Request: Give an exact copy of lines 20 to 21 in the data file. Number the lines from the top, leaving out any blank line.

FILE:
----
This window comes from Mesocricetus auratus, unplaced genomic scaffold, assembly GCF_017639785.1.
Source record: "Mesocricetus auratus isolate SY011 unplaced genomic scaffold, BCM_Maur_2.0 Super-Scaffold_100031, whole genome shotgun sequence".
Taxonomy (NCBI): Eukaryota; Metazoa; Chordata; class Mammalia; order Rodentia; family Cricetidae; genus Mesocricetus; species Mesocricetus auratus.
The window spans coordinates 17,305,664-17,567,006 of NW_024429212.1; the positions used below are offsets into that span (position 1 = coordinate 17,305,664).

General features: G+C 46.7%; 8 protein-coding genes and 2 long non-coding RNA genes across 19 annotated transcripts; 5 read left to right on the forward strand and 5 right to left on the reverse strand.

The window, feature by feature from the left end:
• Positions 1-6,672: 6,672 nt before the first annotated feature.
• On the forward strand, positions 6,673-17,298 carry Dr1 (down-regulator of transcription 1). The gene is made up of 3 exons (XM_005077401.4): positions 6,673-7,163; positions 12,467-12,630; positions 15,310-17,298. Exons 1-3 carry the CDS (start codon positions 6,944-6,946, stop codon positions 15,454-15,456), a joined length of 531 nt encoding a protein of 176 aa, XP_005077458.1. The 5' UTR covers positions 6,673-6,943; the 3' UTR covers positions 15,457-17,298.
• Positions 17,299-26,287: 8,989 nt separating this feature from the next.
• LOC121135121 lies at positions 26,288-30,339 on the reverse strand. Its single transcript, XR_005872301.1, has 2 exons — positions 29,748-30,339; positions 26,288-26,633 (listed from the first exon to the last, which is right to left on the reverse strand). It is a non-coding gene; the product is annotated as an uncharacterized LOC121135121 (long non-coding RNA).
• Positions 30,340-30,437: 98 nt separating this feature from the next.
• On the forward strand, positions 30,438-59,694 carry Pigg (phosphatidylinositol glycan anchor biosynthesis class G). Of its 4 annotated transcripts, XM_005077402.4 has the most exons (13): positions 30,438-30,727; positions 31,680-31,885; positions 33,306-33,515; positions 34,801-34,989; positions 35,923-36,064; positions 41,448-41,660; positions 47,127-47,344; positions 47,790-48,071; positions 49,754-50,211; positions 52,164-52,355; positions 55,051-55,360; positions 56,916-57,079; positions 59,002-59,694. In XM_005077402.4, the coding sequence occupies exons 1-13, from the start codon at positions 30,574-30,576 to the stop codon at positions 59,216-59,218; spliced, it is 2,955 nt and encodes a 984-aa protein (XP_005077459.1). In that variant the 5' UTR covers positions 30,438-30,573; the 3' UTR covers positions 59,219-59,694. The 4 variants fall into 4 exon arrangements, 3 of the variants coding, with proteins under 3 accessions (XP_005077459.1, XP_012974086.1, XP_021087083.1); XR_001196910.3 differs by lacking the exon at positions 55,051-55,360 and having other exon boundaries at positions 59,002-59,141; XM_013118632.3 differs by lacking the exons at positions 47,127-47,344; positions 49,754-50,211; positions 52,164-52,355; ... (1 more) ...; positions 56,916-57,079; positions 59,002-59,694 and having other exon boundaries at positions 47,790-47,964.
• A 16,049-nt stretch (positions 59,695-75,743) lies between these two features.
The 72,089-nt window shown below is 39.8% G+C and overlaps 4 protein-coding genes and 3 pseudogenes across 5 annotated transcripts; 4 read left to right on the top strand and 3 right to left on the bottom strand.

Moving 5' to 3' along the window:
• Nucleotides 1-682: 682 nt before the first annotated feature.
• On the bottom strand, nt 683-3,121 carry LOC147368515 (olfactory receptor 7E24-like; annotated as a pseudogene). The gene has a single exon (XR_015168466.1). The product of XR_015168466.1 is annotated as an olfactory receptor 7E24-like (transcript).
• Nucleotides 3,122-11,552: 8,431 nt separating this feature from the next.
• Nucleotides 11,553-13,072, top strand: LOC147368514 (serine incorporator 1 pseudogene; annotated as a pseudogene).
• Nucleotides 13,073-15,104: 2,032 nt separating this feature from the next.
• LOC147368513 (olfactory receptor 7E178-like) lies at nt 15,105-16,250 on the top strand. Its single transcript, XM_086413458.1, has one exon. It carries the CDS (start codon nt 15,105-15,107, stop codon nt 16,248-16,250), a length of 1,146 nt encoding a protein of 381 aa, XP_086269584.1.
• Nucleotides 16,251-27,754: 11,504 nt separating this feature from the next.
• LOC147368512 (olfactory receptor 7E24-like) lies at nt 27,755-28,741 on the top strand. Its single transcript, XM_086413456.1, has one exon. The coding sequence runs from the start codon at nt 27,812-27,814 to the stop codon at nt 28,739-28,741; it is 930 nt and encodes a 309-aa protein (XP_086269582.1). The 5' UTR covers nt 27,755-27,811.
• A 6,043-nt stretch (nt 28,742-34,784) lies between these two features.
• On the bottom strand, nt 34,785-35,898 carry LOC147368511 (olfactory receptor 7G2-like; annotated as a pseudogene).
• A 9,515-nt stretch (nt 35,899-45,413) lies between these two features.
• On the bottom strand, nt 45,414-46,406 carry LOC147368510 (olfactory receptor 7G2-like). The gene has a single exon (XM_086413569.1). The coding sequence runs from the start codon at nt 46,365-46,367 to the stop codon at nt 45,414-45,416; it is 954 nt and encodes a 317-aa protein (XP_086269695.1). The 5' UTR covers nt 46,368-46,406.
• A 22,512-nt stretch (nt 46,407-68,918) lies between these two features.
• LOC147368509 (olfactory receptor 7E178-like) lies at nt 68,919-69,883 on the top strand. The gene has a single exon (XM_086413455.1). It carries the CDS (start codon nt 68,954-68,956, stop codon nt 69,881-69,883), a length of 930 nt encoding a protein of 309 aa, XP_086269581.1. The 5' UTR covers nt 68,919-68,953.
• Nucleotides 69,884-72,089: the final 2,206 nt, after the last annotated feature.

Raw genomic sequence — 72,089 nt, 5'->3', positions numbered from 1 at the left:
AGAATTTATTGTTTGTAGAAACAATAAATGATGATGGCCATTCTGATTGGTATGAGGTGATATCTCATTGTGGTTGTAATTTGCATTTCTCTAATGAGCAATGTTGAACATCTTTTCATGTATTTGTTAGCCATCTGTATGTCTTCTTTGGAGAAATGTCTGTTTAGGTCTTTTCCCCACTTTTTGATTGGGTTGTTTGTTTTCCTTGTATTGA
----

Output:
• Nucleotides 13,073-15,104: 2,032 nt separating this feature from the next.
• LOC147368513 (olfactory receptor 7E178-like) lies at nt 15,105-16,250 on the top strand. Its single transcript, XM_086413458.1, has one exon. It carries the CDS (start codon nt 15,105-15,107, stop codon nt 16,248-16,250), a length of 1,146 nt encoding a protein of 381 aa, XP_086269584.1.